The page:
General Motors Corp is open to considering moving its headquarters from Detroit, selling off U.S. plants and even renegotiating parts of its restructuring plan with its major union, the new chief executive said on Monday.

CEO Fritz Henderson, on a conference call with reporters, said it was more probable that GM was headed for bankruptcy by June 1 - the U.S. government-imposed deadline for the automaker to restructure or face bankruptcy.

It's more probable that we would need to accomplish our goals in a bankruptcy, Henderson said. There's still a chance for it to be done outside a court proceeding.

A move by GM to leave Detroit would represent another blow for the economy of a region already reeling from the bankruptcy of Chrysler LLC and the sharp downturn in auto manufacturing.

GM purchased its glass-towered headquarter building known as Detroit's Renaissance Center last year for $625 million. The 100-year-old automaker has been based there since 1996.

As we look at the structure, look at the business, we're looking at everything, particularly as we slim, Henderson said. At this point, I don't have anything to report. We don't have any such plans, but if we did it would be motivated by business rationale, which would be cost-efficiency and speed.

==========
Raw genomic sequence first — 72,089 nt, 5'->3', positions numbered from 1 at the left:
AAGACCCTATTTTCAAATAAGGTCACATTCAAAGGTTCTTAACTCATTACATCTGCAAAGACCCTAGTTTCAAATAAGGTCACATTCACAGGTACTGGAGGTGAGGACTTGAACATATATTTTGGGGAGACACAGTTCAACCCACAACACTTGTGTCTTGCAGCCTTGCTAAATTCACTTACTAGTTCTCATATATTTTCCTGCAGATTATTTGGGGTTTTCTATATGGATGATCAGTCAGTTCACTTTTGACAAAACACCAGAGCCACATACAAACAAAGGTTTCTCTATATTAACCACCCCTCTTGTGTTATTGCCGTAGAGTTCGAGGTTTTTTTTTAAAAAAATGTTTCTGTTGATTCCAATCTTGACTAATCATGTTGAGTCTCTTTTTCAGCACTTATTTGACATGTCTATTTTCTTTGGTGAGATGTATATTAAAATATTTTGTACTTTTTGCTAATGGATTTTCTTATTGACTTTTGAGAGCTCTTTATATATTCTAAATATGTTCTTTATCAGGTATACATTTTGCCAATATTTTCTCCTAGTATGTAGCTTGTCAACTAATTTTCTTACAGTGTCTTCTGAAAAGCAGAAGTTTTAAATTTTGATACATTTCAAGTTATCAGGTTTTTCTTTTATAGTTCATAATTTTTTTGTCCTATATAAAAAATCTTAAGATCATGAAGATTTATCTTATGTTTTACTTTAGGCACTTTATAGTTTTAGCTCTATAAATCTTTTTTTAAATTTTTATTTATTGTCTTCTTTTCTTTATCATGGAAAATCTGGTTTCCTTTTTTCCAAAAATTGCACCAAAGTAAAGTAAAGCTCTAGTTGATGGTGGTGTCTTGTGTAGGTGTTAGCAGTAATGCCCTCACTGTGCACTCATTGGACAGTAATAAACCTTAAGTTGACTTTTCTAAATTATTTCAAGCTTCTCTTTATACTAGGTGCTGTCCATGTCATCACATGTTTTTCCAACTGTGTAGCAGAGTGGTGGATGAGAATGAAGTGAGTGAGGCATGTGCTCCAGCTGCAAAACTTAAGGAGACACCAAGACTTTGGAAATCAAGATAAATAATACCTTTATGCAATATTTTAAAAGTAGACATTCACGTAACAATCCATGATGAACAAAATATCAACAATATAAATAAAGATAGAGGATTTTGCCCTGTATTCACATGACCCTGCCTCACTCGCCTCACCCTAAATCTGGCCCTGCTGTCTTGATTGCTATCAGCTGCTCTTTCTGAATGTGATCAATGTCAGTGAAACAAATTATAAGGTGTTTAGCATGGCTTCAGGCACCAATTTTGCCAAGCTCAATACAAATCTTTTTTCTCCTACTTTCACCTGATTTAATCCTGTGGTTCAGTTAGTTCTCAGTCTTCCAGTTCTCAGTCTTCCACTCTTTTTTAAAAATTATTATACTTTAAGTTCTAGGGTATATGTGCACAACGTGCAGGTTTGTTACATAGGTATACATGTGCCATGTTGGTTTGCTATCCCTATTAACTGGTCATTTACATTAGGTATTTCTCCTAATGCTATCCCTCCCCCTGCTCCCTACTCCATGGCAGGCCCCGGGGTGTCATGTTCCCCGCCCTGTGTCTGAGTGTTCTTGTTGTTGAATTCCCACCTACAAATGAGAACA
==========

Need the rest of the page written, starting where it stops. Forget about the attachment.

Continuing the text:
GM has until June 1 to reach deals that would slash debt owed to bondholders and the United Auto Workers union and to win concessions from the union that would cut operating costs for its remaining U.S. plants under terms set by the Obama administration's autos task force.

It has already told bondholders that it would miss a June 1 debt payment of $1 billion.

The automaker has also restarted talks with the Canadian Auto Workers union, which just agreed to a set of sweeping concessions for Chrysler, Henderson said.

The UAW, which is crucial to GM's turnaround plans since it is also a major creditor, has raised strong objections to GM plans to increase vehicle imports from plants in Mexico and Korea, saying that runs against the job-saving intent of the U.S. government's support for the automaker.

GM's current restructuring plan, which is supported by the U.S. autos task force headed by former investment banker Steve Rattner, would cut about 21,000 more U.S. factory jobs.

But Henderson said GM was ready to negotiate everything with the UAW in talks now underway. This is something that we would want to have a dialogue with them, he said.

GM shares were trading at $1.45, down 16 cents or 9.94 percent, in late morning trade on the New York Stock Exchange.